Certificate of Incorporation: This document certifies the company’s legal existence and provides details such as the company name, registration number, and date of incorporation.

Memorandum of Association: It outlines the company’s objectives, scope of activities, and the relationship between the company and its shareholders.

Articles of Association: These articles define the internal rules and regulations governing the company’s operations, including the rights and responsibilities of shareholders, directors, and officers.

Share Certificates: These documents indicate the ownership of shares in the company and typically include details such as the shareholder’s name, share class, and the number of shares held.

Register of Directors and Shareholders: This register contains the details of the company’s directors and shareholders, including their names, addresses, and shareholdings.

Registered Office Address: The document may include information about the registered office address, which is the official address of the company for legal and administrative purposes.

Minutes of the First Board Meeting: This document records the discussions, resolutions, and decisions made during the company’s initial board meeting, including the appointment of directors and officers.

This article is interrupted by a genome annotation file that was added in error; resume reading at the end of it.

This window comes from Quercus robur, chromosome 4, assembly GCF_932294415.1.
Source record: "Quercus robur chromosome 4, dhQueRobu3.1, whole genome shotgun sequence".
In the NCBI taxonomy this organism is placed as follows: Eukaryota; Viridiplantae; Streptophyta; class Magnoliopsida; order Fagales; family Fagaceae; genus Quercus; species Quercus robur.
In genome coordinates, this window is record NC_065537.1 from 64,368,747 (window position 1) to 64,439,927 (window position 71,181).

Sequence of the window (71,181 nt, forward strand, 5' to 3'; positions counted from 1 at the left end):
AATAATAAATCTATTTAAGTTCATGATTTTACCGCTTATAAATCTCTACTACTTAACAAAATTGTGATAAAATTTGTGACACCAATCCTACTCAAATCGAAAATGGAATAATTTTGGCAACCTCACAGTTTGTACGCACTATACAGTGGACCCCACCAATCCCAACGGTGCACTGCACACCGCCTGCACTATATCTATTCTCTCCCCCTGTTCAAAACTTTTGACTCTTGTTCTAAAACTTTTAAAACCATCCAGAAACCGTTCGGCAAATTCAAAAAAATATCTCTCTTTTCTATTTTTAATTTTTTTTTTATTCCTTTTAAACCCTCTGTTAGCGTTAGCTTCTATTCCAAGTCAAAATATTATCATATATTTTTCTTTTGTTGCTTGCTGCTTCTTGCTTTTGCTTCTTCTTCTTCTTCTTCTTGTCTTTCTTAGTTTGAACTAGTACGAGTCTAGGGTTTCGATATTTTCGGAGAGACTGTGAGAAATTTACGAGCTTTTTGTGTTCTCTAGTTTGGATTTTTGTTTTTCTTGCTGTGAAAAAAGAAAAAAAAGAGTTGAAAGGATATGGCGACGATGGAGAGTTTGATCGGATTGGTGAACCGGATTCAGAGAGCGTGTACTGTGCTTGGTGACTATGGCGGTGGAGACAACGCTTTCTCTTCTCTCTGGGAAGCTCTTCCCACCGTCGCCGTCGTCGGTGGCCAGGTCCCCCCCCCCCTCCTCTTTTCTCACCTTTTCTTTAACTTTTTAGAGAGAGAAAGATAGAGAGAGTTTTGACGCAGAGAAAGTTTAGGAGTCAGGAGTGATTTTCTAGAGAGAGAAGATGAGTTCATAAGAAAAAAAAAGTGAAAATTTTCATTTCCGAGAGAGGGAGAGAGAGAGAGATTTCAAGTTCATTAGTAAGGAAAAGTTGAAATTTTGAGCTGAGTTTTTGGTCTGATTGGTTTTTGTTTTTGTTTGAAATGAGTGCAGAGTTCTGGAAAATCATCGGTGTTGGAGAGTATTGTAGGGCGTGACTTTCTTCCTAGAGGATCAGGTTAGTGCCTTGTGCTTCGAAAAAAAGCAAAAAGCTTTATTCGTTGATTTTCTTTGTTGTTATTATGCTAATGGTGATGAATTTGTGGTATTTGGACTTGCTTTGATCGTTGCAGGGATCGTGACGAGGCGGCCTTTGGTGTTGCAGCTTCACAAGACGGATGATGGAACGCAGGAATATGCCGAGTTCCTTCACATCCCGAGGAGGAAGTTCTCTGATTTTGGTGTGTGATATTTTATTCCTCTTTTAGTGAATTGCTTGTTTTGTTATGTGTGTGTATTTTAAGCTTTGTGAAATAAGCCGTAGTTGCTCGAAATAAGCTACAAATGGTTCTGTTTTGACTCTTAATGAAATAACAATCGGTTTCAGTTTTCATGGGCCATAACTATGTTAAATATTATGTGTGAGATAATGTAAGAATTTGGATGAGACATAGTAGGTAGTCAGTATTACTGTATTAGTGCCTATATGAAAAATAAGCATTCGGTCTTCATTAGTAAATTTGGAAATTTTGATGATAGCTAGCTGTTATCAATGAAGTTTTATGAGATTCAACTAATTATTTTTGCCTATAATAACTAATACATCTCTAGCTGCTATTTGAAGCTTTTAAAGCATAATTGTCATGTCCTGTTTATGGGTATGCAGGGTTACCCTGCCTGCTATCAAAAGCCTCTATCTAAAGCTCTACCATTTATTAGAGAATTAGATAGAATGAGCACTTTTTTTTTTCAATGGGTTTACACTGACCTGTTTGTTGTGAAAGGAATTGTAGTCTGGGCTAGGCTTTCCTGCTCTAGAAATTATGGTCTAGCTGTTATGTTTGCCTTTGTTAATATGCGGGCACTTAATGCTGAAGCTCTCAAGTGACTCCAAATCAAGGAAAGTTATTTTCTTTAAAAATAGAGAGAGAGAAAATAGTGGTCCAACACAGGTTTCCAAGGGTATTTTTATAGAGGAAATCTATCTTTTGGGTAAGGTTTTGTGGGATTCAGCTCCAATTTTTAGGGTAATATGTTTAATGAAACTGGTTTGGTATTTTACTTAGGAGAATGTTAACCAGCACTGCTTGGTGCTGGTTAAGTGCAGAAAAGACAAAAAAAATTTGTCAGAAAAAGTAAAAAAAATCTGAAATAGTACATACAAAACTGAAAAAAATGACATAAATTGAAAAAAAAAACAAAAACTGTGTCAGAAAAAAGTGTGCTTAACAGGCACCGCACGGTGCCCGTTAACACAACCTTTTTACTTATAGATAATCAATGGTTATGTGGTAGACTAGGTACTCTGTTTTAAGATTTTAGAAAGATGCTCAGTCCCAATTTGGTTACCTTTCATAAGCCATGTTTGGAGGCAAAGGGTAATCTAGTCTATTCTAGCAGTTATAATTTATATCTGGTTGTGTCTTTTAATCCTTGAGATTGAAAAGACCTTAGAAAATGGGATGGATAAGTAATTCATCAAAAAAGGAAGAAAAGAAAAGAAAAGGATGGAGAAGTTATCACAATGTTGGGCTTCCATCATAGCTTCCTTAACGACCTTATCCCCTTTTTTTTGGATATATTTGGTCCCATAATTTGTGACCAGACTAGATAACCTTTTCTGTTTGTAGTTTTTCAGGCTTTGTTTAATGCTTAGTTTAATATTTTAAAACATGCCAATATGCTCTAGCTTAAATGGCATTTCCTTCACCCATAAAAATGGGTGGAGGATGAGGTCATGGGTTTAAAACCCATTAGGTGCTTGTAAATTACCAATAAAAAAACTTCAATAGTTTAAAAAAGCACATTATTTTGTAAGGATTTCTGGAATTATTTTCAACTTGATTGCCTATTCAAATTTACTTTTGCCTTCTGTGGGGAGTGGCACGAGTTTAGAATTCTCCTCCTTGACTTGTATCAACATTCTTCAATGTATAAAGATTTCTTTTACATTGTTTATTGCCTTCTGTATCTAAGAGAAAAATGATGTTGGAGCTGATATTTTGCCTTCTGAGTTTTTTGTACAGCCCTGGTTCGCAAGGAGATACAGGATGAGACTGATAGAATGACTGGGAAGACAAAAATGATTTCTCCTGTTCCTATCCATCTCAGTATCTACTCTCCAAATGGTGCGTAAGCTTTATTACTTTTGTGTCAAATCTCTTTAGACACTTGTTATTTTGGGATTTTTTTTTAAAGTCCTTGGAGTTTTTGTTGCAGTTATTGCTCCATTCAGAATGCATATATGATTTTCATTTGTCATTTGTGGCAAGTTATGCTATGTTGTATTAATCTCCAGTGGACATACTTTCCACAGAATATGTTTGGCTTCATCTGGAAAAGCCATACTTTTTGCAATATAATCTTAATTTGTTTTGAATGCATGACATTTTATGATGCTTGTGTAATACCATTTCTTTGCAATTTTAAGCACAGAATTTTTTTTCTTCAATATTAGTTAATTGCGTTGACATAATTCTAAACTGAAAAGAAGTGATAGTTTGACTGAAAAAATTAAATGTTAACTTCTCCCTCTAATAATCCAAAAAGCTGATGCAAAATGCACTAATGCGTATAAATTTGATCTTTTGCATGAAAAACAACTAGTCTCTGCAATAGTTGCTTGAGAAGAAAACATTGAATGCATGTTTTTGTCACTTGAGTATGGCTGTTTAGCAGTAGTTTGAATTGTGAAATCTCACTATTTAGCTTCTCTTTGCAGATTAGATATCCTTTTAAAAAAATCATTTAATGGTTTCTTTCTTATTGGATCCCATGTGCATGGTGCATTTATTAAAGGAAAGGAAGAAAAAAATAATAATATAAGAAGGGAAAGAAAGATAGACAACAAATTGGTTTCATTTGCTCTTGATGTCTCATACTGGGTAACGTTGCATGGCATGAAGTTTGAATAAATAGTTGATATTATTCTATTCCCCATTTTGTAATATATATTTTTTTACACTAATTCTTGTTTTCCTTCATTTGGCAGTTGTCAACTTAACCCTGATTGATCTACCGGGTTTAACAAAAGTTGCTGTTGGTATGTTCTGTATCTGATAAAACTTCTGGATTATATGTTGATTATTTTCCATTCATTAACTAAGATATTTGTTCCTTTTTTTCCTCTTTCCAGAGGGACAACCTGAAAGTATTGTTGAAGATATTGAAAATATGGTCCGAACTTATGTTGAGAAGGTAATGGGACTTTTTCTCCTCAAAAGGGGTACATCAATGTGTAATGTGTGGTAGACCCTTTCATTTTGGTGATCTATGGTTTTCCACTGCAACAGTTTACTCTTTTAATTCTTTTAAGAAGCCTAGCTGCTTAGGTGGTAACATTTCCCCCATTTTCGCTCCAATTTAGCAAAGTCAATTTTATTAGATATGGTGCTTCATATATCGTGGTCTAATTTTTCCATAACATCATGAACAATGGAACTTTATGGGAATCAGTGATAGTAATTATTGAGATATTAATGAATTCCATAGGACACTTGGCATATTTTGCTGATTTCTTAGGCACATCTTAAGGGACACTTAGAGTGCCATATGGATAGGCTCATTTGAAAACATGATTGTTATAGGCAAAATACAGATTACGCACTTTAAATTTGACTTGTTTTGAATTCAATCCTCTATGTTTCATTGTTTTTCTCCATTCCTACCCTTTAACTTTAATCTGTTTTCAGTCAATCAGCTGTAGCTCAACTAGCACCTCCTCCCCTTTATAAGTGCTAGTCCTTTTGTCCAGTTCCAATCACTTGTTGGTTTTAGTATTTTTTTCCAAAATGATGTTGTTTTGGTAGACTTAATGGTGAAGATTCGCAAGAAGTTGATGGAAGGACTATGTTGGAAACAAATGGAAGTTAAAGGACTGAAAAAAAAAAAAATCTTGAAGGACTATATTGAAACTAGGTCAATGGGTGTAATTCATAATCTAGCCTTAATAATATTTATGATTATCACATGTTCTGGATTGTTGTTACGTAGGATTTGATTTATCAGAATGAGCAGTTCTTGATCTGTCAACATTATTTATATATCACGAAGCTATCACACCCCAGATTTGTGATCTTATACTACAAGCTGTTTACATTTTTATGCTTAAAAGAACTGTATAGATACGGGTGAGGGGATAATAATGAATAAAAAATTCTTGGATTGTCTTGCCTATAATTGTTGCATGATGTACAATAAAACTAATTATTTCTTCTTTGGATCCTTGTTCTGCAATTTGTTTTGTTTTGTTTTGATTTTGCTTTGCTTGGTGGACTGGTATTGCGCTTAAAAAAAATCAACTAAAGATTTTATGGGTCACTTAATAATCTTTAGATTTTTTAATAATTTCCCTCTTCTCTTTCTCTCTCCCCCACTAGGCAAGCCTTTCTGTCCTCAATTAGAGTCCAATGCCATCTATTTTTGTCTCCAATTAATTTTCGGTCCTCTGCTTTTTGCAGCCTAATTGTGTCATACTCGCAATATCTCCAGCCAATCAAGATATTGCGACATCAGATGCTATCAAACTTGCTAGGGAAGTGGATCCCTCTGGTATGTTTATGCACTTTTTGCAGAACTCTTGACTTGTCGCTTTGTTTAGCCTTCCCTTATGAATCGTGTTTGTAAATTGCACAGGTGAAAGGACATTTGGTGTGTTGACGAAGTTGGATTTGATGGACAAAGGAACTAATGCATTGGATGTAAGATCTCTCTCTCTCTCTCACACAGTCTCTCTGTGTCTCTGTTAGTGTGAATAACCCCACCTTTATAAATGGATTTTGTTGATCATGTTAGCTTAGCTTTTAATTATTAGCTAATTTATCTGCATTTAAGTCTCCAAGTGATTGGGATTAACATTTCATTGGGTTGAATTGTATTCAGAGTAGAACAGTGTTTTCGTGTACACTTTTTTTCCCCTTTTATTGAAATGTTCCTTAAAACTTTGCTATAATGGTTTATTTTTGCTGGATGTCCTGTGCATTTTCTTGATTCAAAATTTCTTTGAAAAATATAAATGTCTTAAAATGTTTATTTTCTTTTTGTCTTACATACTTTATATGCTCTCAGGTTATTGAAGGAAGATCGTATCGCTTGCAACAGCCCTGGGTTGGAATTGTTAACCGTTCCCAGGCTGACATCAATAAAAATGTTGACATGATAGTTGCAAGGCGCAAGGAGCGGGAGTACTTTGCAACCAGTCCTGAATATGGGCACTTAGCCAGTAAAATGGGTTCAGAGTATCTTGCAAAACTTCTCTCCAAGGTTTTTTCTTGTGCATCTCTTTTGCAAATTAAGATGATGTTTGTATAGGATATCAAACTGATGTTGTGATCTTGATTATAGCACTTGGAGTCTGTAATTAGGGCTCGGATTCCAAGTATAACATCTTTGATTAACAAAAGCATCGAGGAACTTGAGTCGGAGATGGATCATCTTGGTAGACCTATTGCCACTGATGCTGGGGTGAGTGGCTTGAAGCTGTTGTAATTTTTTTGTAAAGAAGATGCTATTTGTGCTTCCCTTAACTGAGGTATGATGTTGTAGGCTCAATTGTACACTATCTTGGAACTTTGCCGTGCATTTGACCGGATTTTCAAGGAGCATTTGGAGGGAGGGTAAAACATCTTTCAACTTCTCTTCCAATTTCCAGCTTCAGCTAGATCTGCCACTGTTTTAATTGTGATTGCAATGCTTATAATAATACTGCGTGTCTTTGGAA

Statutory Registers: These registers contain various records required by law, such as the register of directors, register of shareholders, and register of charges.

Tax Registration Documents: Depending on the jurisdiction, you may receive documents related to the company’s tax registration, such as the tax identification number or VAT registration.

It’s important to note that the exact documents included in a shelf company purchase can vary depending on the provider and the specific requirements of the jurisdiction in which the company is registered. It is advisable to thoroughly review the documents and consult with legal professionals or experts familiar with the local laws and regulations before proceeding with the purchase. Do be sure to take a look at our shelf companies list.

shelf companies

Can I customize the ownership structure of a shelf company?

Yes, you can generally customize the ownership structure of a shelf company to some extent, depending on the jurisdiction and legal requirements. A shelf company, also known as an aged or ready-made company, is a pre-registered company that has been incorporated but has remained inactive. It is usually purchased by individuals or businesses looking for a company with an established history for various reasons.

When you acquire a shelf company, you become the owner and can make changes to the ownership structure to align with your specific requirements. However, there might be certain limitations or regulations imposed by the jurisdiction in which the shelf company is registered.

Here are a few points to consider when customizing the ownership structure of a shelf company: